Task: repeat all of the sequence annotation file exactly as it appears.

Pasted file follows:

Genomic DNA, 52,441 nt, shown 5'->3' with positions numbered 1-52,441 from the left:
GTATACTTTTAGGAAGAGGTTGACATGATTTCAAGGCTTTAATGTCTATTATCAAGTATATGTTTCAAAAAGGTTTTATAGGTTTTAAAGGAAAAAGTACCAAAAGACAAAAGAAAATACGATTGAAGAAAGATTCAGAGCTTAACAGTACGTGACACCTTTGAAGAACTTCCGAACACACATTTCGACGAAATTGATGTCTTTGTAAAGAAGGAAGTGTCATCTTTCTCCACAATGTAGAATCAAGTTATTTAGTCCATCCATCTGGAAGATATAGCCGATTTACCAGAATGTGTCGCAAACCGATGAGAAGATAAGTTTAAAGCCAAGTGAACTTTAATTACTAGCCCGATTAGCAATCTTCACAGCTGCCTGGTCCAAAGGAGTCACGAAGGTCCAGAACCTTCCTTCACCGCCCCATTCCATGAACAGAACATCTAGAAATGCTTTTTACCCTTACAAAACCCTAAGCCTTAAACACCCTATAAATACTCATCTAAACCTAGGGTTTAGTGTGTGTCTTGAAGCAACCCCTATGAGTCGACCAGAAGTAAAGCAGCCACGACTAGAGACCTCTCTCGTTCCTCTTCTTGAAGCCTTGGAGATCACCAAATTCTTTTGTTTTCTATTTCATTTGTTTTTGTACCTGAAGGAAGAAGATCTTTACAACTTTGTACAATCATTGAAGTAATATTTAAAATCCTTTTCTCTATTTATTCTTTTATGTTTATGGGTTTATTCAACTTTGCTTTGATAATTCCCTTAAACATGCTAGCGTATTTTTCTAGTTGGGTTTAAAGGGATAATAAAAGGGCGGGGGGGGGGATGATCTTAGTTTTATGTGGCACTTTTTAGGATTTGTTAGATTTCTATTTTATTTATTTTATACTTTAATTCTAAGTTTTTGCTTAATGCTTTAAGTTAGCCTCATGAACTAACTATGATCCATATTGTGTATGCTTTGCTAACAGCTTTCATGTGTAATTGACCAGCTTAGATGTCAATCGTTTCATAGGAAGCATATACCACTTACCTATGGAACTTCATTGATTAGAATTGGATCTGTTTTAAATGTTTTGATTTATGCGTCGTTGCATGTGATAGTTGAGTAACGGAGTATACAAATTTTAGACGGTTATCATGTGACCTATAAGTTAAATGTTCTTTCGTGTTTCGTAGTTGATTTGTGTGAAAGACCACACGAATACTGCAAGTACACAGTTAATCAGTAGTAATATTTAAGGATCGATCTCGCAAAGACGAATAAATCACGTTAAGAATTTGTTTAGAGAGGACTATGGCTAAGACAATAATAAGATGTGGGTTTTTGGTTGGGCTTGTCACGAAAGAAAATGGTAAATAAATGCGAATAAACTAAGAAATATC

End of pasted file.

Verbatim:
Genomic DNA, 52,441 nt, shown 5'->3' with positions numbered 1-52,441 from the left:
GTATACTTTTAGGAAGAGGTTGACATGATTTCAAGGCTTTAATGTCTATTATCAAGTATATGTTTCAAAAAGGTTTTATAGGTTTTAAAGGAAAAAGTACCAAAAGACAAAAGAAAATACGATTGAAGAAAGATTCAGAGCTTAACAGTACGTGACACCTTTGAAGAACTTCCGAACACACATTTCGACGAAATTGATGTCTTTGTAAAGAAGGAAGTGTCATCTTTCTCCACAATGTAGAATCAAGTTATTTAGTCCATCCATCTGGAAGATATAGCCGATTTACCAGAATGTGTCGCAAACCGATGAGAAGATAAGTTTAAAGCCAAGTGAACTTTAATTACTAGCCCGATTAGCAATCTTCACAGCTGCCTGGTCCAAAGGAGTCACGAAGGTCCAGAACCTTCCTTCACCGCCCCATTCCATGAACAGAACATCTAGAAATGCTTTTTACCCTTACAAAACCCTAAGCCTTAAACACCCTATAAATACTCATCTAAACCTAGGGTTTAGTGTGTGTCTTGAAGCAACCCCTATGAGTCGACCAGAAGTAAAGCAGCCACGACTAGAGACCTCTCTCGTTCCTCTTCTTGAAGCCTTGGAGATCACCAAATTCTTTTGTTTTCTATTTCATTTGTTTTTGTACCTGAAGGAAGAAGATCTTTACAACTTTGTACAATCATTGAAGTAATATTTAAAATCCTTTTCTCTATTTATTCTTTTATGTTTATGGGTTTATTCAACTTTGCTTTGATAATTCCCTTAAACATGCTAGCGTATTTTTCTAGTTGGGTTTAAAGGGATAATAAAAGGGCGGGGGGGGGGATGATCTTAGTTTTATGTGGCACTTTTTAGGATTTGTTAGATTTCTATTTTATTTATTTTATACTTTAATTCTAAGTTTTTGCTTAATGCTTTAAGTTAGCCTCATGAACTAACTATGATCCATATTGTGTATGCTTTGCTAACAGCTTTCATGTGTAATTGACCAGCTTAGATGTCAATCGTTTCATAGGAAGCATATACCACTTACCTATGGAACTTCATTGATTAGAATTGGATCTGTTTTAAATGTTTTGATTTATGCGTCGTTGCATGTGATAGTTGAGTAACGGAGTATACAAATTTTAGACGGTTATCATGTGACCTATAAGTTAAATGTTCTTTCGTGTTTCGTAGTTGATTTGTGTGAAAGACCACACGAATACTGCAAGTACACAGTTAATCAGTAGTAATATTTAAGGATCGATCTCGCAAAGACGAATAAATCACGTTAAGAATTTGTTTAGAGAGGACTATGGCTAAGACAATAATAAGATGTGGGTTTTTGGTTGGGCTTGTCACGAAAGAAAATGGTAAATAAATGCGAATAAACTAAGAAATATC